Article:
Mesenchymal stem cells inhibit the formation of cytotoxic T lymphocytes, but not activated cytotoxic T lymphocytes or natural killer cells

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Abstract

Background.

Mesenchymal stem cells (MSCs) can reduce the incidence of graft-versus-host disease because of their ability to inhibit T-lymphocyte proliferation. There are no publications on the effect that MSCs have on cytotoxic T lymphocytes (CTLs) and natural killer (NK) cells, effector cells vital for the graft-versus-leukemia effect.

Methods.

Cytotoxic T cells were primed in mixed lymphocyte culture (MLC) against irradiated stimulator lymphocytes, and irradiated third-party MSCs were added at different time points. The CTLs were collected, and their cytotoxic potential was analyzed in a chromium-release assay against the same stimulator cells as in the MLC. Purified NK cells were mixed with irradiated MSCs, and the lysis was measured in chromium-release assay against K562 target cells.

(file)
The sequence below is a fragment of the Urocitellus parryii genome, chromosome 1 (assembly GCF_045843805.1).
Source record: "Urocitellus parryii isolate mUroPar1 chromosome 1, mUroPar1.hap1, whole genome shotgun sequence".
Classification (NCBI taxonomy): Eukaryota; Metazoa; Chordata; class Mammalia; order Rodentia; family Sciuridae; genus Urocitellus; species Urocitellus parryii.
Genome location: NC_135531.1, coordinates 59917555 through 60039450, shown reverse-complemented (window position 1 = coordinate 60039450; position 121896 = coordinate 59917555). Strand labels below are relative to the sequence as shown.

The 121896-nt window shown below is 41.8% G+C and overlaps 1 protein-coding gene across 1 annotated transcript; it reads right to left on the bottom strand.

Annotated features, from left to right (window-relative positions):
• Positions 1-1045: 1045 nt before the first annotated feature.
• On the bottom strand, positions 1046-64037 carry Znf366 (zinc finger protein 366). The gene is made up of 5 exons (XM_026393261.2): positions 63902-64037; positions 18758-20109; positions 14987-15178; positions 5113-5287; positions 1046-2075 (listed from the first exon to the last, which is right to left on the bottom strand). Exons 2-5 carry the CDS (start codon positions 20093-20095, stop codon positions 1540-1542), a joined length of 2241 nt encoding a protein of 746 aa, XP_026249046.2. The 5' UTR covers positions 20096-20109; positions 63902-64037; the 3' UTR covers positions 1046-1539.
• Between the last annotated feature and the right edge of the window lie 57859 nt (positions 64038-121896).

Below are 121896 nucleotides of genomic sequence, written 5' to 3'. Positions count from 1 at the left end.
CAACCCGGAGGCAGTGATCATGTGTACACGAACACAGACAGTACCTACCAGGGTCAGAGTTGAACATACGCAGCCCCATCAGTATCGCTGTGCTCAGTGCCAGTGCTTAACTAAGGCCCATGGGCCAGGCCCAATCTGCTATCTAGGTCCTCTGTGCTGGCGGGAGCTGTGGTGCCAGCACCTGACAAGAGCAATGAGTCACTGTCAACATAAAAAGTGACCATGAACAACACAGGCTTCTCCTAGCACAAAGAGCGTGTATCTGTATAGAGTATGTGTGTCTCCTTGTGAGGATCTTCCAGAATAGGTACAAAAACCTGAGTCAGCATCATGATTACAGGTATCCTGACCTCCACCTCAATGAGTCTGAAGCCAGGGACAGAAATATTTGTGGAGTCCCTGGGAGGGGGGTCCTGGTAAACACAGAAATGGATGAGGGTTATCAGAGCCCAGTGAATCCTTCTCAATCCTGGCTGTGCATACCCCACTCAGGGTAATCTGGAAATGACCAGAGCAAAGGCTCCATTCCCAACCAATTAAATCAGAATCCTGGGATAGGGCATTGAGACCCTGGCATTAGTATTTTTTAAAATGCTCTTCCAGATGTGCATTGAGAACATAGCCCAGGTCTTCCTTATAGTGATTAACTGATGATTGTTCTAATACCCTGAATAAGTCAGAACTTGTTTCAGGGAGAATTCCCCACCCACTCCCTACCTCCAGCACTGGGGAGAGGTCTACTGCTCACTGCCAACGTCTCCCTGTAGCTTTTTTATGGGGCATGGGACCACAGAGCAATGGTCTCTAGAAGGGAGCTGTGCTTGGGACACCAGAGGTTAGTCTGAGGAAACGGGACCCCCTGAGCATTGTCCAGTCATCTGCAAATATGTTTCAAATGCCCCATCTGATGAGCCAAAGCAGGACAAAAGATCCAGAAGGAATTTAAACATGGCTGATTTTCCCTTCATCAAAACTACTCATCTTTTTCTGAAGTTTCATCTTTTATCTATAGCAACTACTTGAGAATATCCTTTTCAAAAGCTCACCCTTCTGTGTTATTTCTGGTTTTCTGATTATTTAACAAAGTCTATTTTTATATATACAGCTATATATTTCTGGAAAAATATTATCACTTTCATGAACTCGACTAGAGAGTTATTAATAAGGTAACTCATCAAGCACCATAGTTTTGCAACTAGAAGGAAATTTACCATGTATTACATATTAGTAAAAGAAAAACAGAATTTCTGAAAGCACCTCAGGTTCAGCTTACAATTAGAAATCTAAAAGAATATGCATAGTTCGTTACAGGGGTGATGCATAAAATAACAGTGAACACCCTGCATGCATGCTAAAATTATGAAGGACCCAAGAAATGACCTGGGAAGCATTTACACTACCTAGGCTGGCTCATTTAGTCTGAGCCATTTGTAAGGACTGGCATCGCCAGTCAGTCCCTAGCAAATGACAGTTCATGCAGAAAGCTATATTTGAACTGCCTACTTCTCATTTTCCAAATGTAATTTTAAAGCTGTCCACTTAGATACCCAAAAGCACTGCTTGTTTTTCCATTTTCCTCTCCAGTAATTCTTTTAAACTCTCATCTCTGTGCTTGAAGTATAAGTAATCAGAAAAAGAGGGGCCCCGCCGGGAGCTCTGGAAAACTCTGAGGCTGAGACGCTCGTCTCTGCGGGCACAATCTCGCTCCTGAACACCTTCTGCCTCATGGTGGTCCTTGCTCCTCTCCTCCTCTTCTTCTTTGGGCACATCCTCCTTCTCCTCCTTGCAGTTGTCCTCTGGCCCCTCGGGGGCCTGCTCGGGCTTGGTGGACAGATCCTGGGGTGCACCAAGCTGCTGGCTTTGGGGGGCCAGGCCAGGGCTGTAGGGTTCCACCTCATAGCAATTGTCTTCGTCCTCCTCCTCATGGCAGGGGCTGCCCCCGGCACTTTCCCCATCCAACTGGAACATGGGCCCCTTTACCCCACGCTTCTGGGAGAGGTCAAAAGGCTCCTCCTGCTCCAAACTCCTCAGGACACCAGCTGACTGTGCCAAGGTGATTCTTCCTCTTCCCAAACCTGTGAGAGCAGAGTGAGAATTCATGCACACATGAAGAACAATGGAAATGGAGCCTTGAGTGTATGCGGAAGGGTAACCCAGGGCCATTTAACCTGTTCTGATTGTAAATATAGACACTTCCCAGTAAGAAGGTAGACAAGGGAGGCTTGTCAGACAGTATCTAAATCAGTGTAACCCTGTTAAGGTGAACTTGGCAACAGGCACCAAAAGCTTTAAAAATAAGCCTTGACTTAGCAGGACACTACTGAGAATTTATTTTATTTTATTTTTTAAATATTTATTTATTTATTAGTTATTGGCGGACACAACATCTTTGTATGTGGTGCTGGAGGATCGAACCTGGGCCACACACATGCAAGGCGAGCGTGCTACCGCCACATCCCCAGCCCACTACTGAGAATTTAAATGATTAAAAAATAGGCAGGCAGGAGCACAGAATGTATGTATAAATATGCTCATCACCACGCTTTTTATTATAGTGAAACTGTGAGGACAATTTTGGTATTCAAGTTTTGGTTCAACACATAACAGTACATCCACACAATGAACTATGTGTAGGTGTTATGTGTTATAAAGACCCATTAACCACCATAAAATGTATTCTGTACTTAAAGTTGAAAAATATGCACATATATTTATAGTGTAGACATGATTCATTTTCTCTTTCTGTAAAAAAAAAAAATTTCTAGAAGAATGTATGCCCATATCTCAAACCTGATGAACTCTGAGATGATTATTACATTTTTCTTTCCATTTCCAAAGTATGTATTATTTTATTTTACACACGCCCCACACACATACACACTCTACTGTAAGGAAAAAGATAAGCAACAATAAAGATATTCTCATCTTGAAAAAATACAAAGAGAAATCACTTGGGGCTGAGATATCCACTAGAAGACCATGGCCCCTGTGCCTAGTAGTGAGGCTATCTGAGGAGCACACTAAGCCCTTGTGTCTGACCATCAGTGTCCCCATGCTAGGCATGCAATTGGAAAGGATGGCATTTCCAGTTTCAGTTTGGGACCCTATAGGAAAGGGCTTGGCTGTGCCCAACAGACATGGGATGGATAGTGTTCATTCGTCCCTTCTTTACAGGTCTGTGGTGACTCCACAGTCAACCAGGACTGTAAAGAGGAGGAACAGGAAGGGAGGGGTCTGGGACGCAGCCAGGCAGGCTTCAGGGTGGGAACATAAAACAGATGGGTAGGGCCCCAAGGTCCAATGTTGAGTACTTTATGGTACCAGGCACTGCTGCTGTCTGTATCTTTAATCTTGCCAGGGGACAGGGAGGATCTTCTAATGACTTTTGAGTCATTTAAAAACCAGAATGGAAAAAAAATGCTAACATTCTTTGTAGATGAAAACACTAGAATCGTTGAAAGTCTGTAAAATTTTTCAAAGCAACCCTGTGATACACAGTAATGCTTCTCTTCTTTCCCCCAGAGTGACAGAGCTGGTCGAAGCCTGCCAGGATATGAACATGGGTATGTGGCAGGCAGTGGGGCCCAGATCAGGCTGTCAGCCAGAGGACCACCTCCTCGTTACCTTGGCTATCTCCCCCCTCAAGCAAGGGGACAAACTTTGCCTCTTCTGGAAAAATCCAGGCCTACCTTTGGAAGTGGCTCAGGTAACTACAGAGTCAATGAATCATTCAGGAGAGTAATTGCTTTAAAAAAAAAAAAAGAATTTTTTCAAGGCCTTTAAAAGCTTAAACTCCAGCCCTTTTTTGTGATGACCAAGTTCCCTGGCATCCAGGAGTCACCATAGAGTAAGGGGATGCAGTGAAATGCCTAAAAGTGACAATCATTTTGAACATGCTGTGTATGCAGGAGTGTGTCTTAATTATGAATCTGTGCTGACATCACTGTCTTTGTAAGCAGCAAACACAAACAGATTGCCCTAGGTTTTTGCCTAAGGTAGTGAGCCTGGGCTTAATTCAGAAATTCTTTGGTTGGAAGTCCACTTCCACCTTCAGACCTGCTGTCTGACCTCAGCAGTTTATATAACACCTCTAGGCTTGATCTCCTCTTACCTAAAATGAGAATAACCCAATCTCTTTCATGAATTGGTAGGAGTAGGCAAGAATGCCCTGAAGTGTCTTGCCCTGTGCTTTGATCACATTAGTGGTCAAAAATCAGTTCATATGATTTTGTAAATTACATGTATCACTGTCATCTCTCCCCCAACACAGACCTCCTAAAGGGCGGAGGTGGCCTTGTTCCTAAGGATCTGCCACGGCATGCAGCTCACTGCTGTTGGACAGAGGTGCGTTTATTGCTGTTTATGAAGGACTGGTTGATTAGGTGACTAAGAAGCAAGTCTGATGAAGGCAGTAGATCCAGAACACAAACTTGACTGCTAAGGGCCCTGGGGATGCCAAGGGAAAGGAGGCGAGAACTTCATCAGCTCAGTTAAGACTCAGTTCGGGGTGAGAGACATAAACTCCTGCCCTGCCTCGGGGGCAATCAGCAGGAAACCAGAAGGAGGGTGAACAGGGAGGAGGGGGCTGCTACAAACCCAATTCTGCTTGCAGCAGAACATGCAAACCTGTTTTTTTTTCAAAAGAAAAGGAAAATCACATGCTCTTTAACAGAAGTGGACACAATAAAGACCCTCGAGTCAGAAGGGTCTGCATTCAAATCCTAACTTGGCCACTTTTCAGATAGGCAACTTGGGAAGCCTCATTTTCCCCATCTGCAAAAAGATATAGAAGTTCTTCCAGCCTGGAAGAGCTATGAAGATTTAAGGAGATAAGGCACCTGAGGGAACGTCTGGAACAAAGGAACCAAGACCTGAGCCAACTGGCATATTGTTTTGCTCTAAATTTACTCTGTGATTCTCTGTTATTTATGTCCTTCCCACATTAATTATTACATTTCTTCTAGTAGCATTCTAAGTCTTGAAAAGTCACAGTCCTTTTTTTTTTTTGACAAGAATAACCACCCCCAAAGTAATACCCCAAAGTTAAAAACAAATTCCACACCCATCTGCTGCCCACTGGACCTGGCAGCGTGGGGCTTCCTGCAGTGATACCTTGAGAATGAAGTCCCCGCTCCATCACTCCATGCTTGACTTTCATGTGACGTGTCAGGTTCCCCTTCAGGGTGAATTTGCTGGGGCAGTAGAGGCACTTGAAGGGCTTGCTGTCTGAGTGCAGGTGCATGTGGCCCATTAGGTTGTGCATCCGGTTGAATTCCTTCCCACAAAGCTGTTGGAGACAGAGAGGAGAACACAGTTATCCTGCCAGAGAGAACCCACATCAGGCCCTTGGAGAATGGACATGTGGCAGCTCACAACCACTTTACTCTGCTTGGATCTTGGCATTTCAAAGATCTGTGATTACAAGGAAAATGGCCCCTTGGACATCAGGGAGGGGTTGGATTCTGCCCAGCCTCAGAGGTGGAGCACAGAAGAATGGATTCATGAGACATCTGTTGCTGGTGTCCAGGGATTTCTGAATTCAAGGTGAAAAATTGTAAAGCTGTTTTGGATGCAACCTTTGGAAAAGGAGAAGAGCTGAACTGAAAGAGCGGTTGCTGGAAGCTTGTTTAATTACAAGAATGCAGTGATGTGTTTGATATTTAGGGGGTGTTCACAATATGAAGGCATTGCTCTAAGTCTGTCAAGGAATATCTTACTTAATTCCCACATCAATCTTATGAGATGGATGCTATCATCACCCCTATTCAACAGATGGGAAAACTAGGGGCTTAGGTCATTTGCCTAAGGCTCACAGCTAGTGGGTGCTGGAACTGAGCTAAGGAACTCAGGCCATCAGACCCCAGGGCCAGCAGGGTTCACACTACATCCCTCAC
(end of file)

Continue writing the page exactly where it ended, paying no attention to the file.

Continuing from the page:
Results.

We found that MSCs inhibited CTL-mediated lysis by 70% if added at the beginning of the 6-day MLC. The lysis was not affected on day 3 or in the cytotoxic phase. Furthermore, MSCs inhibited the formation of cytotoxic lymphocytes when the cells were separated in a transwell system, which indicates that the effect is mediated by a soluble factor. NK cell-mediated lysis of K562 cells was not inhibited by MSCs. MSCs did not induce proliferation of allogeneic lymphocytes, and they were not lysed by allogeneic CTLs or NK cells.

Conclusion.

Our findings indicate that MSCs escape recognition by CTLs and alloreactive NK cells, and inhibit the formation of cytotoxic T cells by secreting a soluble factor, but that they do not interfere with CTLs and NK cell lysis.

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